"The FTC said that it has reached a settlement with Goldenshores Technologies, a US developer behind the 'Brightest Flashlight' mobile application, a free download which the FTC said had been installed on 'tens of millions' of Android devices."
So not really "free" then.
'Actually, this EOL reminds me of an old Italian saying, 'Tutto termina in giudizio' which means 'All things end in judgement'"
"All things end in judgement" - an Italian saying? It's good enough to originally be a Latin proverb!
"Beijing leans on Microsoft to maintain Windows XP support"
Well now here's a case where I'm the side of the Chinese government!
Re: "nothing illegal to be wearing Google Glass"... yet.
"Out of interest, a 'complete halt' as opposed to what other kind of halt?"
The word "complete" as used therein does not add or alter semantical meaning, it serves to emphasize the point that the speaker wants to make. It's a very very commonly used device - perhaps so commonly used that it scarcely calls attention to itself - and if you look (and listen) carefully to others, you will meet with it very very often.
"nothing illegal to be wearing Google Glass"... yet.
"there is nothing illegal to be wearing Google Glass while driving your vehicle."
There will be, though. The law will be amended to assume that anyone wearing Google glasses is actually using them. Or else everyone would use the same "Yes judge I was wearing them but they weren't turned on." Followed by "Well judge I only turned them on once I brought my vehicle to a complete halt."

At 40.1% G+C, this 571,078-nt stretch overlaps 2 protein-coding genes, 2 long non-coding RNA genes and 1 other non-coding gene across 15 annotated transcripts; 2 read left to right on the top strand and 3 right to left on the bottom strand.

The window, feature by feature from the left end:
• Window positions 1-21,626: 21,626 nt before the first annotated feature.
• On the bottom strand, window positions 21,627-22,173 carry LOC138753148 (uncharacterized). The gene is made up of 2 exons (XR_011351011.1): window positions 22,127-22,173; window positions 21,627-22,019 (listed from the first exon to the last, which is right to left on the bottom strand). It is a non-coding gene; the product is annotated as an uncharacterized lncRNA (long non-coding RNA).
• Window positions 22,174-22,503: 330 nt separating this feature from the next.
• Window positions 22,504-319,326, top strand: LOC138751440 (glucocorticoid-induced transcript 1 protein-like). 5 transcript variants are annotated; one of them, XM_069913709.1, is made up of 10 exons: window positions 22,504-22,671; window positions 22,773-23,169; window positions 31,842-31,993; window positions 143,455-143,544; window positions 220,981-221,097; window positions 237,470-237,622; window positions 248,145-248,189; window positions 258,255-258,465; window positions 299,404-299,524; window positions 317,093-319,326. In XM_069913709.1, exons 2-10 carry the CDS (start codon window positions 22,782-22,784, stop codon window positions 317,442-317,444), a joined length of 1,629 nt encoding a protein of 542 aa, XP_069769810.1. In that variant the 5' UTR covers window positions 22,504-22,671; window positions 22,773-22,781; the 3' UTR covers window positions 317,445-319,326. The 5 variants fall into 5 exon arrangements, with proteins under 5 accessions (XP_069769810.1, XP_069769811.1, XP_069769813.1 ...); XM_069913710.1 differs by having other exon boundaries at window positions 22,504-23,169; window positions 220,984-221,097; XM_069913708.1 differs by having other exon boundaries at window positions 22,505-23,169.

Re: Goddamit El Reg
"For a moment I was thinking Apple was patenting facials."
The tech companies have been giving facials to end-users for years and years now.
@ frank ly
"'You see cynics understand the cost of everything and the value of nothing.' I wish I'd said that."
You will, Oscar, you will.
@ Red Bren Re: I can see how this works...
"The plant is recharged by specially trained and certified personnel wearing a fat suit stuffed with AA batteries"
They're trained to not laugh while at the job site.
@ Nick Stallman
You don't need to worry about dogs, or other possibly predatory animals, or unsupervised children roaming at large?